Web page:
(NEW YORK) Bergdorf Goodman has for 111 years been a Fifth Avenue legend and monument to fashion in New York dressing some of the city and the world’s wealthiest, hence its role as a gateway to success for designers. Last night, The Cinema Society with Swarovski and Grey Goose hosted a screening of Scatter My Ashes At Bergdorf’s, the documentary by Matthew Miele and eONE Entertainment’s documentary. Quick recap: The film chronicles the history of Bergdorf’s, including its inception, its takeover of Vanderbilt-owned prime real estate on an entire Fifth Avenue block, and its current day splendor as a shopping mecca home to the world’s best (and most expensive) designers.
The must-see film first took root in Miele’s mind as a child when he used to come to the city during the holidays to shop and see the window displays with his parents. “Saks, Lord & Taylor and other stores had Santas and reindeers, but Bergdorf’s always had straight fashion,” said Miele, who at one point considered window dressing as a career path. “I wrote a screenplay with a character that was a window dresser. I went to Bergdorf’s to see if I could film a little bit and look at their archives for research: they didn’t have an archive, which blew me away!” It took Miele four months to convince the department store to let him film a documentary and now the film features a top-tier roster of fashion luminaries (including Alber Elbaz, Giorgio Armani, Pat Cleveland, Michael Kors, Oscar de la Renta, and Sylvia Fendi). How did Miele wrangle such talent? “When Karl Lagerfeld said yes, then everybody said yes,” said Miele. Other industry talents with cameos in the film who showed for the screening included Vera Wang, Reed Krakoff, Alice + Olivia’s Stacey Eisner Bendet, Wes Gordon, and Gilles Mendel, who mingled at Florence Gould Hall to see the film, followed by a bash at Harlow.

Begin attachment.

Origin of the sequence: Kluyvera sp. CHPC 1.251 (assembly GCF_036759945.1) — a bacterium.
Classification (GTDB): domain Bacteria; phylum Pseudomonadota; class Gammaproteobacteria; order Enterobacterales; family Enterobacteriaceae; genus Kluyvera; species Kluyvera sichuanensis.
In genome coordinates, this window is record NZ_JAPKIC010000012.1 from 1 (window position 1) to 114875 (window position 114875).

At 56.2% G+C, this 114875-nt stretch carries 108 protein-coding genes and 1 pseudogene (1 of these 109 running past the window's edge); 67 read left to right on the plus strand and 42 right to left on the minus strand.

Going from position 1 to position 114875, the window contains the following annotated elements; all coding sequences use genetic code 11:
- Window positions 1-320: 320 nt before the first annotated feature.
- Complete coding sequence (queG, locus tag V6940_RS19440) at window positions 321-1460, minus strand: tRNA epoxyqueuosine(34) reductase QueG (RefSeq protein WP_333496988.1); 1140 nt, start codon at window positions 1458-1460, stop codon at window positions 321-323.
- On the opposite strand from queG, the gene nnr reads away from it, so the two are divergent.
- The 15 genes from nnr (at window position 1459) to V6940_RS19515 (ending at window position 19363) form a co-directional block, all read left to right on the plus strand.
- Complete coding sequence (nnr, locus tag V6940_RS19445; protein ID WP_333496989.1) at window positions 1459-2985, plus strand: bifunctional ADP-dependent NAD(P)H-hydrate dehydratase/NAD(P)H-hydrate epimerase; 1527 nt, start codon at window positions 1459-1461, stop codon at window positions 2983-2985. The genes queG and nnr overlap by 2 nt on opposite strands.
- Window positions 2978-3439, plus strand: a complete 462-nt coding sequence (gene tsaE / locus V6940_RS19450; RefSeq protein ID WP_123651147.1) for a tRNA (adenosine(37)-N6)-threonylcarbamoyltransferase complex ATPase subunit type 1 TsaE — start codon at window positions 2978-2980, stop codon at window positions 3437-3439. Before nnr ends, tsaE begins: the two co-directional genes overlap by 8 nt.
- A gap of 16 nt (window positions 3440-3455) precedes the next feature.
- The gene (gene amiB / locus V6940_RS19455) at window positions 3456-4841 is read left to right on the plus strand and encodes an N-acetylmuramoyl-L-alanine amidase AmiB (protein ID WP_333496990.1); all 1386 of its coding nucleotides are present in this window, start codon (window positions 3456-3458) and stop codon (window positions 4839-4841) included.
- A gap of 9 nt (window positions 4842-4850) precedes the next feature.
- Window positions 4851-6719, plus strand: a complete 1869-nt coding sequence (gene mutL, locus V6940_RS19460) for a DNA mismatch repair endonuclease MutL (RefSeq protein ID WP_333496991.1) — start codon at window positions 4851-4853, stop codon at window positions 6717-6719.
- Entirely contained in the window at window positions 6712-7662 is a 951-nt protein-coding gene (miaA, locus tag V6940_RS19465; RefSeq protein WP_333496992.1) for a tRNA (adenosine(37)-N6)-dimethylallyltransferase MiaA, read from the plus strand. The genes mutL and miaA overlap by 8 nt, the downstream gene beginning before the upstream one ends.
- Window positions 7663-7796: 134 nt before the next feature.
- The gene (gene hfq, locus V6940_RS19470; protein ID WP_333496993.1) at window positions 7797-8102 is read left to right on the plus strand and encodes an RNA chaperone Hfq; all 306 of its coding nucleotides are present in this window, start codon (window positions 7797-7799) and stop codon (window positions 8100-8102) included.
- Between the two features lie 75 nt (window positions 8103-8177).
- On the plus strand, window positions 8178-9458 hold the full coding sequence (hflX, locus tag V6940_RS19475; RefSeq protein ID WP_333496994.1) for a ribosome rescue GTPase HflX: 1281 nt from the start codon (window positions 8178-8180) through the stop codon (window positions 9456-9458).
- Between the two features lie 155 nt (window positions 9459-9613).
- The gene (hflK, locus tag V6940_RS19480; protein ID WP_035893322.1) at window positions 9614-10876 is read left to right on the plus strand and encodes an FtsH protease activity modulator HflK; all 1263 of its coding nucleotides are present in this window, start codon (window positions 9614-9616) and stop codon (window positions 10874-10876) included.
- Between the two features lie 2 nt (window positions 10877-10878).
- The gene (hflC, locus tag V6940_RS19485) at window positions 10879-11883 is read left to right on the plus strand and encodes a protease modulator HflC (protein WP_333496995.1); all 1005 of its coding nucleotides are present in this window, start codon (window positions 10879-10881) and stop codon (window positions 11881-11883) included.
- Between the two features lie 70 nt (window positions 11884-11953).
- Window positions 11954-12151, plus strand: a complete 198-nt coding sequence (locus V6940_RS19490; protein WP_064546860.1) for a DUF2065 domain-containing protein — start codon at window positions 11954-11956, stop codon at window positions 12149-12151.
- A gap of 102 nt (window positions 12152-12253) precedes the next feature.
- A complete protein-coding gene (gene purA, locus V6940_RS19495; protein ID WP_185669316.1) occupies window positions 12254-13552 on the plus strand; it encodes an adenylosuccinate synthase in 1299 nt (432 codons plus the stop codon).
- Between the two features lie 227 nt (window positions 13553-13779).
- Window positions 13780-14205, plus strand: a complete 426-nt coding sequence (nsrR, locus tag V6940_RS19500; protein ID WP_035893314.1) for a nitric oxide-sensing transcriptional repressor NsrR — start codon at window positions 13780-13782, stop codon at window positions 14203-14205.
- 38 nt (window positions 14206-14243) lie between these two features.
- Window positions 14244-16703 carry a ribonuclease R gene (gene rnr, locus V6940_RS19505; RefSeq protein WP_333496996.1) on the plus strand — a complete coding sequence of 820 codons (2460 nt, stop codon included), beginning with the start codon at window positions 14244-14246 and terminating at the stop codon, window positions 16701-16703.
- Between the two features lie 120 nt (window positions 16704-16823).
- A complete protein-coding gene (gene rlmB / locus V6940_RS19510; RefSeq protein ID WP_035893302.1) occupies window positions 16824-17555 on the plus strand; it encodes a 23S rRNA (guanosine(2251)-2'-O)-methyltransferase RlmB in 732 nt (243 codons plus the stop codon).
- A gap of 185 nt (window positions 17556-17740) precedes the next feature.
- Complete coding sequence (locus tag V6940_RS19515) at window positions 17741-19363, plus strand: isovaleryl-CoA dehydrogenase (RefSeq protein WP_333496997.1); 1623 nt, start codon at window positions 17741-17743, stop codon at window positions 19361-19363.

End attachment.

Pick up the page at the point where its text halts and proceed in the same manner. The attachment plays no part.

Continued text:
In the flick, Kors reminisces with Dawn Mello, the Linda Fargo of her time, about the moment she discovered him dressing a window with his own designs and launched him in Bergdorf’s. A great Kors soundbite from the film: “I didn’t even have a real collection at the time; they were all one-offs!” Of course, a collection quickly materialized; with his company now publicly listed on the stock exchange, the rest is history. The iconic Linda Fargo herself was, of course, a main feature of the doc, which showed her going about her BG duties as she inspects the collections of new designers for consideration. Miele’s biggest surprise? “Linda called me to come film her checking out a new collection, and I thought that the designers [she was checking out] were going to get in the store, for sure. But to my surprise, they didn’t,” he said. Who were the designers? Ally Hilfiger and Nary Manivong, who showed Fargo their now defunct line, Nahm. “It’s authentic, it’s real life, and it’s how the business is,” said Hilfiger, who was present at the screening. “It inspires me to keep going. It was such an honor to be in the film. Linda Fargo’s a wonderful woman.” And indeed, Fargo is lauded by colleagues in the film on various occasions, for her genuine sincerity and kindness. Fargo’s biggest career lesson? “This is so Pollyanna, but I’d say being nice to people and how important it is to genuinely enjoy what you do,” said Fargo. “Enjoy the people and really realize that everyone you’re working with is a person.”
Of course, you can’t make a film about Bergdorf’s without featuring their iconic window dressing. David Hoey, who is described as the P.T. Barnum of Bergdorf’s, is the man behind the elaborate phantasmagoric windows. The film chronicles his creations as he works with artists like Johanna Burke and Brett Day Windham to create the eye-catching installations. “It takes a year to produce them and we usually have several ideas waiting to launch,” said Hoey. “We’re doing Christmas year-round, while we’re doing regular windows on top of that, if you can imagine.” But you can’t possibly imagine until you see it in action…
And how about the people actually making the register ring? Legendary personal stylist, Betty Halbreich, arrived looking elegant for the occasion in an ivory Chanel skirt suit. The 85-year-old chicette is known for her tough love and top-tier sales. No client is too hard to handle, because as Halbreich puts it, “No one’s tough with me, because I’m tougher than they are.” Sales associates at Bergdorf’s have been known to make up to $500,000 a year; one salesman featured in Scatter My Ashes told of the time he went out of his way after hours on Christmas Eve to sell fur to Yoko Ono and John Lennon. What exactly did they buy? In one evening, Ono purchased a whopping 80 fur coats for friends and family, which in today’s currency would have been roughly $2.5 million. These stories are just the tip of the iceberg for the dazzling doc, which, while anchored in reality is no doubt flowing with fashion fantasy.